Councils in England and Wales are set to receive a £50million funding boost to create additional school places and state-of-the-art facilities for children with special educational needs and disabilities (SEND). The Government says it will give families more choice and helping to meet increasing demand.
The additional investment builds on the £215 million fund announced last year to ensure children with SEND had access to a good school place. The latest boost could help create around 740 more special school places and provide new specialist facilities to support children with complex needs, such as sensory rooms and playgrounds with specialist equipment.
Children and Families Minister Nadhim Zahawi said:
All parents want to send their child to a good local school, one that meets their individual needs and supports them to achieve their full potential, regardless of the challenges they may face. This funding will help to create thousands more school places across the country, with a clear focus on transforming the experience of education for children with special educational needs or disabilities (SEND).
Today’s [29 May] announcement aims to remove some of the barriers to a good education for children with additional needs and make sure Britain is a country that truly works for everyone. The funding brings the total investment in new school places for children with additional needs to £265million, following the announcement of a £215million fund last year.
Over half the councils in England will receive more than £225,000 to increase places or improve schools for children with SEND, and every council will receive at least £115,000.
The Government has also today published new school places scorecards which show 91 per cent of all primary and secondary school places created in 2016/17 were in Ofsted rated, ‘good’ or ‘outstanding’ schools. The scorecards show how many good school places councils have delivered, and how well they meet the demand of local parents.
A National Network of Parent Carer Forums (NNPCF) spokesperson, said:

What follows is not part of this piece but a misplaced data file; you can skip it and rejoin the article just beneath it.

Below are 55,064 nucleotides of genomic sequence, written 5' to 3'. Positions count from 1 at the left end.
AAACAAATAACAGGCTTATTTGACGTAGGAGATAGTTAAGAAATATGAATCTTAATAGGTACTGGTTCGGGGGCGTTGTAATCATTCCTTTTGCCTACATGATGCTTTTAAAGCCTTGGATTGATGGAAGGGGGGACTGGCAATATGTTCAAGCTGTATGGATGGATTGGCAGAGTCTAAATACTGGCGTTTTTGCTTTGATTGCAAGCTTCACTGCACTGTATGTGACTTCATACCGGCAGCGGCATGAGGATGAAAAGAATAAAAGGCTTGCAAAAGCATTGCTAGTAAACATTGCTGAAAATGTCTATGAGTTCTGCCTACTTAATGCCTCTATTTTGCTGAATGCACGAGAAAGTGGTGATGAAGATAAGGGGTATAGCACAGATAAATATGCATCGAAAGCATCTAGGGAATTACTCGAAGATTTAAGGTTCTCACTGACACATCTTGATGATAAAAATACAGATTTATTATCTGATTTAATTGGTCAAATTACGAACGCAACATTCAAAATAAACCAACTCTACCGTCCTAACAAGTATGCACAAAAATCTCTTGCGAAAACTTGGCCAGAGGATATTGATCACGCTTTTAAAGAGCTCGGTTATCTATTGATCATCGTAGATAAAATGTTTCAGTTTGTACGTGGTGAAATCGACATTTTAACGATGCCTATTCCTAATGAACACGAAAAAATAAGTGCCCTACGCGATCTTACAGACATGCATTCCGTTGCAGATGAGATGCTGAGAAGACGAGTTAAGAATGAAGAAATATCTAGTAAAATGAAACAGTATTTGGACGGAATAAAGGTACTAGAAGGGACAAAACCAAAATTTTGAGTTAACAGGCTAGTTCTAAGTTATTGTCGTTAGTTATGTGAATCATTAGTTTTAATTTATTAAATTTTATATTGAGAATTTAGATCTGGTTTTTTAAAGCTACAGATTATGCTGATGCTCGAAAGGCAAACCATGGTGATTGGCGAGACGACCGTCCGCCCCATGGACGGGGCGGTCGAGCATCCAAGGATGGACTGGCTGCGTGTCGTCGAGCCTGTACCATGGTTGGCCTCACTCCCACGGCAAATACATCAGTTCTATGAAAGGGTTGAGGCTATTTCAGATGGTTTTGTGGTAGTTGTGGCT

The NNPCF are pleased to see the announcement from the Department for Education regarding an increase in the capital spending to increase places or improve facilities in schools for children and young people with SEND.
Specialist provision continues to be under great pressure across the country and it is vital this money makes the greatest impact. We are pleased to note that local authorities will need to work with parent and carers to determine how it is most effectively spent.
Gail Walshe, Head of Parent Carer Participation at Contact, said:
We welcome any increase in funding that will help inclusion of children with additional needs in mainstream schools. Schools have a duty to be accessible, but we know from calls to Contact’s helpline that this is not always the case. Some schools lack capacity in their specialist units, or do not have a quiet room for children with sensory issues or adequate changing facilities for children with personal care needs. We hope that this top up funding together with the £215m announced last year will help make a visible difference.
Parent carer forums — networks of parent carers across the country — can help ensure this happens by working strategically with local authorities, Clinical Commissioning Groups (CCGs) and others to make sure the views and opinions of families directly influence the services that affect them.
The Government says the new measures will build on the introduction of Education Health and Care (EHC) plans, helping to ensure children have access to a world-class education, with facilities and support that meets their individual needs. Overall investment in educational provision for children with SEND was £6 billion this year, the highest on record.
Earlier this year the Government launched a call for evidence looking at ways to improve educational outcomes for vulnerable children as well as an independently led exclusions review looking at how they are used and which children are most likely to be affected.
Responding to the announcement Cllr Richard Watts, Chair of the Local Government Association’s Children and Young People Board, said:
Councils have been clear that there is a need to provide additional and ongoing funding to support children with special educational needs and disabilities so we are pleased that they will receive this additional funding.
However this should not be a one-off cash injection and needs to be significant, on-going and sustainable funding, otherwise councils may not be able to meet their statutory duties and many children could miss out on a mainstream education.
This is why we are calling for an urgent review of funding to meet the unprecedented rise in demand for support from children with special needs.